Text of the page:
Comedy review: Adam Riches: The Beakington Town Hall Murders, Pleasance Courtyard, Edinburgh

Can you solve the Beakington Town Hall Murders?
Can you solve the Beakington Town Hall Murders?
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Notepads out. There’s been a murder, as they say near here. Murder most foul.

Adam Riches: The Beakington Town Hall Murders, Pleasance Courtyard, Edinburgh * * * *

Murder most reptilian, actually, and mass murder at that. Only last night, the Beakington Town Hall Christmas party turned homicidal when ten tortoises were ripped untimely from a spinning tombola. Hence, this emergency meeting of the town council, a civic body made up entirely of Adam Riches audience members.

Riches greets council members individually as we step through a curtain of incident tape. Festive paper hats are provided though the catering only extends to a solitary spring roll. But you can’t put a price on the knowledge shared by this assembly who were all eye witnesses to the heinous homicide - as well as potential suspects.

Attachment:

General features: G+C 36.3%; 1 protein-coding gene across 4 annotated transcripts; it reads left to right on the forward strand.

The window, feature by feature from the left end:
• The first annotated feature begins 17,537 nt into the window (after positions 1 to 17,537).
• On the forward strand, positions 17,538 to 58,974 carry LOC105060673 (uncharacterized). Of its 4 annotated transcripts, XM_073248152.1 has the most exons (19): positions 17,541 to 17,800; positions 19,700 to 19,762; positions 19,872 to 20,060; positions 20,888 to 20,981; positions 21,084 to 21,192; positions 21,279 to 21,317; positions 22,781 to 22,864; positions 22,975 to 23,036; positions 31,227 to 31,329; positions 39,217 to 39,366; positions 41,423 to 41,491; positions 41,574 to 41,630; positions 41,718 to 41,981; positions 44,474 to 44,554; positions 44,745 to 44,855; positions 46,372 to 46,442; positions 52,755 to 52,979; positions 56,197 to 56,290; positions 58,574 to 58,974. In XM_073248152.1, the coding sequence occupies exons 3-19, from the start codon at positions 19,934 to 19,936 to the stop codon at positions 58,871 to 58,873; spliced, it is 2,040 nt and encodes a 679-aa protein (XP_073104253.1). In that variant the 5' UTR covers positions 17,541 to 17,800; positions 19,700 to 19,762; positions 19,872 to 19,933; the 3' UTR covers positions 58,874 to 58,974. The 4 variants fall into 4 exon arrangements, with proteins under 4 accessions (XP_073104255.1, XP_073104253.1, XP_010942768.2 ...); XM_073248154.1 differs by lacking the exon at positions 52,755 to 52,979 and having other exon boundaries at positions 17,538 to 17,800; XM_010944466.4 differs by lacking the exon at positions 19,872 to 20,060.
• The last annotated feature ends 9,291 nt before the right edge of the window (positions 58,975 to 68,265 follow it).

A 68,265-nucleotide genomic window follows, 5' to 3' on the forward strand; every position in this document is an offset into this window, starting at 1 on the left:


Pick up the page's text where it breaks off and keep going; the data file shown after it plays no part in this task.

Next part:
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At this surreal and silly murder mystery party, all the sleuthing falls to one man, high on Yakult. Detective Victor Legit, a suave persuader and terrifying interrogator in the style of The Sweeney, aims to solve the crime in about 45 minutes, using his entirely unfathomable powers of deduction. Irrelevant exhibits are passed round, witnesses are questioned on an entirely random basis, the pitiful crime scene is recreated, the unwieldy but generally pliable pool of suspects is whittled down using profiling (“the thinking man’s bigotry”) until Riches/Legit subjects the final two suspects to an extremely silly final line-up in the style of a Shooting Starstiebreaker.

Miraculously, on the night in question, he correctly collared the culprit for the first time in this Fringe run. But it’s the taking part in this highly enjoyable, moderately immersive multi-player game of groans rather than the sweet tang of justice served that counts.

Until 26 August

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